Local control rate of spinal metastases tends to increase with the escalation of radiation dose [10, 18, 19]. On the other hand, pain relapse is related to the failure of local tumor control. Therefore, for patients with a life expectancy of more than 3–6 months, escalating dose to spinal metastases is expected to achieve a higher pain relief rate, and a longer duration of pain relief. However, since spinal metastasis is often adjacent to or encircling the spinal cord, conventional radiotherapy could hardly escalate dose to spinal metastasis while sparing the spinal cord [20]. Intensity-modulated radiation therapy (IMRT) can improve conformality to tumor and meanwhile reduce doses to normal tissues [21]. Image-guided radiotherapy (IGRT) can offer precise delivery by monitoring and correcting the set-up errors [22]. The combination of IMRT and IGRT makes it possible to escalate dose to spinal metastases.

Our previous study has shown the feasibility of applying cone beam computer tomography (CBCT) guided IMRT for dose escalation beyond 60 Gy [23]. In this study, we further determined the benefits of dose escalation to spinal metastases in dosimetric parameters and clinical outcomes with a larger sample size. We also compared the results with those treated with 30 Gy/10f scheme, aiming to clarify the superiority of the dose-escalation regimen and to provide a basis for clinical decision-making.

RESULTS

Patient characteristics

Patient characteristics are shown in Table 1. There was no significant difference between the two groups. Up to 80% lesions were painful (55/69) before radiotherapy. There was no significant difference in the proportion of painful lesions (p = 0.564) or the overall distribution of pain severity (p = 0.154).

Table 1: Patient characteristics between two radiotherapy groups

Dose-escalation group (n = 25) No. of lesions (%)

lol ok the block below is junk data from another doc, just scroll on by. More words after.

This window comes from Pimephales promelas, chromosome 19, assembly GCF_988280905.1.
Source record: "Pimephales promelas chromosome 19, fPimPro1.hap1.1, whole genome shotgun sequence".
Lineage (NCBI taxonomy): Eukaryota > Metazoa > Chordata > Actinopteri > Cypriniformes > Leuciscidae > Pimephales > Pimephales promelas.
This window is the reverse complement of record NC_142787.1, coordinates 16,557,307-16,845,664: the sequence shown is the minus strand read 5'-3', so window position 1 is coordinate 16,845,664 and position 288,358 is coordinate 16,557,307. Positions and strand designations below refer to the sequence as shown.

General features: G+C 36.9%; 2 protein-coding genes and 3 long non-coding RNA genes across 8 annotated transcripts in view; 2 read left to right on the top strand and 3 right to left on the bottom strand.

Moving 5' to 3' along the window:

30-Gy group (n = 44) No. of lesions (%)

P

Age (years)

0.066

 < 60

22 (88.00)

30 (68.18)

 ≥ 60

3 (12.00)

14 (31.82)

Gender

0.828

 Male

16 (64.00)

27 (61.36)

 Female

9 (36.00)

17 (38.64)

ECOG performance status

0.074

 0

10 (40.00)

9 (20.45)

 1–2

14 (56.00)

31 (70.45)

 3–4

1 (4.00)

4 (9.09)

Primary tumor a

0.999

 Unfavorable

22 (88.00)

40 (90.91)

 Favorable

3 (12.00)

4 (9.09)

Spinal metastasis location

0.101

 Cervical spine

2 (8.00)

5 (11.36)

 Thoracic spine

10 (40.00)

16 (36.36)

 Lumber spine

5 (20.00)

19 (43.18)

 Cervical-thoracic spine

3 (12.00)

2 (4.55)

 Thoracic-lumber spine

5 (20.00)

2 (4.55)

Number of involved vertebra(e)

0.376

 1–2

15 (60.00)

31 (70.45)

 ≥ 3

10 (40.00)

13 (29.55)

Spinal cord compression

0.424

 Yes

2 (8.00)

8 (18.18)

 No

23 (92.00)

36 (81.82)

Pretreatment pain severity

0.154

 No pain (0)

6 (24.00)

8(18.18)

 Mild pain (1–3)

10 (40.00)

13(29.55)

 Moderate pain (4–6)

5 (20.00)

8(18.18)

 Severe pain (7–10)

4 (16.00)

15(34.09)

VCF before RT

0.106

 Yes

4 (16.00)

15 (34.09)

 No

21 (84.00)

29 (65.91)

Vertebroplasty before RT

0.755

 Yes

2 (8.00)

6 (13.64)

 No

23 (92.00)

38 (86.36)

Systemic therapy b

0.252

 Yes

18 (72.00)

38 (86.36)

 No

7 (28.00)

6 (13.64)

Diphosphonate therapy

0.103

 Yes

20 (80.00)

42 (95.45)

 No

5 (20.00)

2 (4.55)

Analgesics usec

0.218

 Yes

10 (52.63)

25 (69.44)

 No

9 (47.37)

11 (30.56)

Abbreviations: ECOG = Eastern Cooperative Oncology Group; VCF = Vertebral compression fracture; RT = Radiotherapy. aIn the dose-escalation group, favorable type included 3 breast cancers and unfavorable type included 4 adenocarcinomas of lung, 3 neuroendocrine carcinomas, 2 nasopharyngeal carcinomas, 1 parotid adenocarcinoma, 1 osteosarcoma, 1 skin squamous cell carcinoma, 1 gastric adenocarcinoma, 1 adenocarcinoma of the duodenum, 1 hepatocellular carcinoma, 1 aggressive osteoblastoma, 1 synovial sarcoma, 1 Ewing’s sarcoma, 1 alveolar soft part sarcoma, 1 malignant peripheral nerve sheath tumor, 1 malignant melanoma and 1 cancer of unknown primary site. In the 30-Gy group, the favorable type included 4 small cell lung cancers and the unfavorable type included 36 non-small cell lung cancers, 1 suprarenal epithelioma, 1 hepatocellular carcinoma, 1 adenocarcinoma of esophagus and cardia and 1 gastric adenocarcinoma. bSystemic therapy refers to chemotherapy, endocrine therapy or molecular targeted therapy. cOnly patients with pain before radiotherapy were included in the analysis.

Comparison of dosimetric parameters in the dose-escalation group with 30-Gy group